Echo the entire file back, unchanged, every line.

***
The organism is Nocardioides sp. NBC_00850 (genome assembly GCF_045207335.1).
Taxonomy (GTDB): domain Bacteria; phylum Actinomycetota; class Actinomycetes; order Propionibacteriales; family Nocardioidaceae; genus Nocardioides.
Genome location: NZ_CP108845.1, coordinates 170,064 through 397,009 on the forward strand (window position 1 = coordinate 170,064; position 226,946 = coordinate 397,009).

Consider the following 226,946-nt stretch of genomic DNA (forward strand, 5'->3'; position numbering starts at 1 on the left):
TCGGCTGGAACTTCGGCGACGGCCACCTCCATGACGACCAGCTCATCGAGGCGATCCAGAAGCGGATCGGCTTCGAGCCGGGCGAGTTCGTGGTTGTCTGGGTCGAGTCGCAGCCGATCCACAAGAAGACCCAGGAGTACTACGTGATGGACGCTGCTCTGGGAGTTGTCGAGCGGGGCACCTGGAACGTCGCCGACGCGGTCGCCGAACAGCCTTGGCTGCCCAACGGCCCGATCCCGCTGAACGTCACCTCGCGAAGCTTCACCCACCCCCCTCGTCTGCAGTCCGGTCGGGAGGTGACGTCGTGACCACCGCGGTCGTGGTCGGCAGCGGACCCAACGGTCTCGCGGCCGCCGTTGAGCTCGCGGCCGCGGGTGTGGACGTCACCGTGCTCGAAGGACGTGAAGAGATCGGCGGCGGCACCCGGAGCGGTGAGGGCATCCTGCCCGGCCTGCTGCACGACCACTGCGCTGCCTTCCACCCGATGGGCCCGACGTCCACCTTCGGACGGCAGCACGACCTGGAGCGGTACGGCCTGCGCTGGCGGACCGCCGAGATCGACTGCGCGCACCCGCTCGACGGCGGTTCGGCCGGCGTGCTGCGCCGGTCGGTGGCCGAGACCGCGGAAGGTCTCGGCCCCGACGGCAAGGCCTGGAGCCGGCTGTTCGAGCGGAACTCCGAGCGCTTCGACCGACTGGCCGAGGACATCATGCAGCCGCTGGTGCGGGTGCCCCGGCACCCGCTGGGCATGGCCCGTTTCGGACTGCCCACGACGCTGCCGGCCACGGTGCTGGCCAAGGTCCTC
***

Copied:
The organism is Nocardioides sp. NBC_00850 (genome assembly GCF_045207335.1).
Taxonomy (GTDB): domain Bacteria; phylum Actinomycetota; class Actinomycetes; order Propionibacteriales; family Nocardioidaceae; genus Nocardioides.
Genome location: NZ_CP108845.1, coordinates 170,064 through 397,009 on the forward strand (window position 1 = coordinate 170,064; position 226,946 = coordinate 397,009).

Consider the following 226,946-nt stretch of genomic DNA (forward strand, 5'->3'; position numbering starts at 1 on the left):
TCGGCTGGAACTTCGGCGACGGCCACCTCCATGACGACCAGCTCATCGAGGCGATCCAGAAGCGGATCGGCTTCGAGCCGGGCGAGTTCGTGGTTGTCTGGGTCGAGTCGCAGCCGATCCACAAGAAGACCCAGGAGTACTACGTGATGGACGCTGCTCTGGGAGTTGTCGAGCGGGGCACCTGGAACGTCGCCGACGCGGTCGCCGAACAGCCTTGGCTGCCCAACGGCCCGATCCCGCTGAACGTCACCTCGCGAAGCTTCACCCACCCCCCTCGTCTGCAGTCCGGTCGGGAGGTGACGTCGTGACCACCGCGGTCGTGGTCGGCAGCGGACCCAACGGTCTCGCGGCCGCCGTTGAGCTCGCGGCCGCGGGTGTGGACGTCACCGTGCTCGAAGGACGTGAAGAGATCGGCGGCGGCACCCGGAGCGGTGAGGGCATCCTGCCCGGCCTGCTGCACGACCACTGCGCTGCCTTCCACCCGATGGGCCCGACGTCCACCTTCGGACGGCAGCACGACCTGGAGCGGTACGGCCTGCGCTGGCGGACCGCCGAGATCGACTGCGCGCACCCGCTCGACGGCGGTTCGGCCGGCGTGCTGCGCCGGTCGGTGGCCGAGACCGCGGAAGGTCTCGGCCCCGACGGCAAGGCCTGGAGCCGGCTGTTCGAGCGGAACTCCGAGCGCTTCGACCGACTGGCCGAGGACATCATGCAGCCGCTGGTGCGGGTGCCCCGGCACCCGCTGGGCATGGCCCGTTTCGGACTGCCCACGACGCTGCCGGCCACGGTGCTGGCCAAGGTCCTC